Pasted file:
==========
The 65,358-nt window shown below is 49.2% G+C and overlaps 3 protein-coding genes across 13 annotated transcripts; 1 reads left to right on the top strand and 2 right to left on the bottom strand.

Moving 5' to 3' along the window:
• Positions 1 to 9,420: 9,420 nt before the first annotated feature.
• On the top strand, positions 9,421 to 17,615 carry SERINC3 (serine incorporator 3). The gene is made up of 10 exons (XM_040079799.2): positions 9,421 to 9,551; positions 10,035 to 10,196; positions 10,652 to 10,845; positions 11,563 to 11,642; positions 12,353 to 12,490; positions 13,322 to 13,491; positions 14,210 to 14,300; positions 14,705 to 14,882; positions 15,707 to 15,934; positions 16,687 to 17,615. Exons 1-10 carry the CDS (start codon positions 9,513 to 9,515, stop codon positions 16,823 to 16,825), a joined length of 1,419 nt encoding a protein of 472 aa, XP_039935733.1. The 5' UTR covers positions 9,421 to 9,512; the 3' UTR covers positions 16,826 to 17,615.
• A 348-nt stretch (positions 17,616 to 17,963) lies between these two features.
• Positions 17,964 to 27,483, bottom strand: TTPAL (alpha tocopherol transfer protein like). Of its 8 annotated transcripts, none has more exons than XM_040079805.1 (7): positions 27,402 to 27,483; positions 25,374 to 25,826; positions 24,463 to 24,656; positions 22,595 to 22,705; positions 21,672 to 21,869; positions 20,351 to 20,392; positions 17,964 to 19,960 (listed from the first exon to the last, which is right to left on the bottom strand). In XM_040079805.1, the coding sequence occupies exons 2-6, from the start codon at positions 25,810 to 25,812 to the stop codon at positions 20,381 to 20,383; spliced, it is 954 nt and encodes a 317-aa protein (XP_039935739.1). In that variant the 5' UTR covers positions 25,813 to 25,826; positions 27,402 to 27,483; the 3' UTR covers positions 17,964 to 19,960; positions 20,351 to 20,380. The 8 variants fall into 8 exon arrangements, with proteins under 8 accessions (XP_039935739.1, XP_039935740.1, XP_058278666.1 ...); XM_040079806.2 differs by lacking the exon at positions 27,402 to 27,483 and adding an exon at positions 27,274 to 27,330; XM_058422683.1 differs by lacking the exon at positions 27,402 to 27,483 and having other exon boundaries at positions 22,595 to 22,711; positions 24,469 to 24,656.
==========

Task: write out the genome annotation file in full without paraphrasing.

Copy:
The 65,358-nt window shown below is 49.2% G+C and overlaps 3 protein-coding genes across 13 annotated transcripts; 1 reads left to right on the top strand and 2 right to left on the bottom strand.

Moving 5' to 3' along the window:
• Positions 1 to 9,420: 9,420 nt before the first annotated feature.
• On the top strand, positions 9,421 to 17,615 carry SERINC3 (serine incorporator 3). The gene is made up of 10 exons (XM_040079799.2): positions 9,421 to 9,551; positions 10,035 to 10,196; positions 10,652 to 10,845; positions 11,563 to 11,642; positions 12,353 to 12,490; positions 13,322 to 13,491; positions 14,210 to 14,300; positions 14,705 to 14,882; positions 15,707 to 15,934; positions 16,687 to 17,615. Exons 1-10 carry the CDS (start codon positions 9,513 to 9,515, stop codon positions 16,823 to 16,825), a joined length of 1,419 nt encoding a protein of 472 aa, XP_039935733.1. The 5' UTR covers positions 9,421 to 9,512; the 3' UTR covers positions 16,826 to 17,615.
• A 348-nt stretch (positions 17,616 to 17,963) lies between these two features.
• Positions 17,964 to 27,483, bottom strand: TTPAL (alpha tocopherol transfer protein like). Of its 8 annotated transcripts, none has more exons than XM_040079805.1 (7): positions 27,402 to 27,483; positions 25,374 to 25,826; positions 24,463 to 24,656; positions 22,595 to 22,705; positions 21,672 to 21,869; positions 20,351 to 20,392; positions 17,964 to 19,960 (listed from the first exon to the last, which is right to left on the bottom strand). In XM_040079805.1, the coding sequence occupies exons 2-6, from the start codon at positions 25,810 to 25,812 to the stop codon at positions 20,381 to 20,383; spliced, it is 954 nt and encodes a 317-aa protein (XP_039935739.1). In that variant the 5' UTR covers positions 25,813 to 25,826; positions 27,402 to 27,483; the 3' UTR covers positions 17,964 to 19,960; positions 20,351 to 20,380. The 8 variants fall into 8 exon arrangements, with proteins under 8 accessions (XP_039935739.1, XP_039935740.1, XP_058278666.1 ...); XM_040079806.2 differs by lacking the exon at positions 27,402 to 27,483 and adding an exon at positions 27,274 to 27,330; XM_058422683.1 differs by lacking the exon at positions 27,402 to 27,483 and having other exon boundaries at positions 22,595 to 22,711; positions 24,469 to 24,656.